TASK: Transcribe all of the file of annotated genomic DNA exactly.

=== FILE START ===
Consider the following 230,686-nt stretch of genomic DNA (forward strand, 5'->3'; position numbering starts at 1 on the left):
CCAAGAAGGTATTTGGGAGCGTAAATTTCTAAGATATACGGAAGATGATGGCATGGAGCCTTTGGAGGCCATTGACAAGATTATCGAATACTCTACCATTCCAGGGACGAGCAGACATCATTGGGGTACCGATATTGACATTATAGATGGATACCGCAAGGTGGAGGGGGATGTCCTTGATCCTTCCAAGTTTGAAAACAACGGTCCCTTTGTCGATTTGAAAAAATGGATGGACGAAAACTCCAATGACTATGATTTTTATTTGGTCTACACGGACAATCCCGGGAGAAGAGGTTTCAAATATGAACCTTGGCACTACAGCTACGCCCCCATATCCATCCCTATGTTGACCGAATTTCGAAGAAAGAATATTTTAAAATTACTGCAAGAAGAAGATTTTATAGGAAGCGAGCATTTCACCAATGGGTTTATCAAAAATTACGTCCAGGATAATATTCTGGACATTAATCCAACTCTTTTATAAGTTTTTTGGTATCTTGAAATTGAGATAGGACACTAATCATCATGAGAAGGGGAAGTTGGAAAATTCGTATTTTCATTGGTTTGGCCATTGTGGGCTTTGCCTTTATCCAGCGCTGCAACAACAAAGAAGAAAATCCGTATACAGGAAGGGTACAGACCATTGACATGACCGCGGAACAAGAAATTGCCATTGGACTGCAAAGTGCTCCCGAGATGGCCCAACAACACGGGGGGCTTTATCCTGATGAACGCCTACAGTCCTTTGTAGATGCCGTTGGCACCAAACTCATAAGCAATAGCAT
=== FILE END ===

Consider the following 230,686-nt stretch of genomic DNA (forward strand, 5'->3'; position numbering starts at 1 on the left):
CCAAGAAGGTATTTGGGAGCGTAAATTTCTAAGATATACGGAAGATGATGGCATGGAGCCTTTGGAGGCCATTGACAAGATTATCGAATACTCTACCATTCCAGGGACGAGCAGACATCATTGGGGTACCGATATTGACATTATAGATGGATACCGCAAGGTGGAGGGGGATGTCCTTGATCCTTCCAAGTTTGAAAACAACGGTCCCTTTGTCGATTTGAAAAAATGGATGGACGAAAACTCCAATGACTATGATTTTTATTTGGTCTACACGGACAATCCCGGGAGAAGAGGTTTCAAATATGAACCTTGGCACTACAGCTACGCCCCCATATCCATCCCTATGTTGACCGAATTTCGAAGAAAGAATATTTTAAAATTACTGCAAGAAGAAGATTTTATAGGAAGCGAGCATTTCACCAATGGGTTTATCAAAAATTACGTCCAGGATAATATTCTGGACATTAATCCAACTCTTTTATAAGTTTTTTGGTATCTTGAAATTGAGATAGGACACTAATCATCATGAGAAGGGGAAGTTGGAAAATTCGTATTTTCATTGGTTTGGCCATTGTGGGCTTTGCCTTTATCCAGCGCTGCAACAACAAAGAAGAAAATCCGTATACAGGAAGGGTACAGACCATTGACATGACCGCGGAACAAGAAATTGCCATTGGACTGCAAAGTGCTCCCGAGATGGCCCAACAACACGGGGGGCTTTATCCTGATGAACGCCTACAGTCCTTTGTAGATGCCGTTGGCACCAAACTCATAAGCAATAGCAT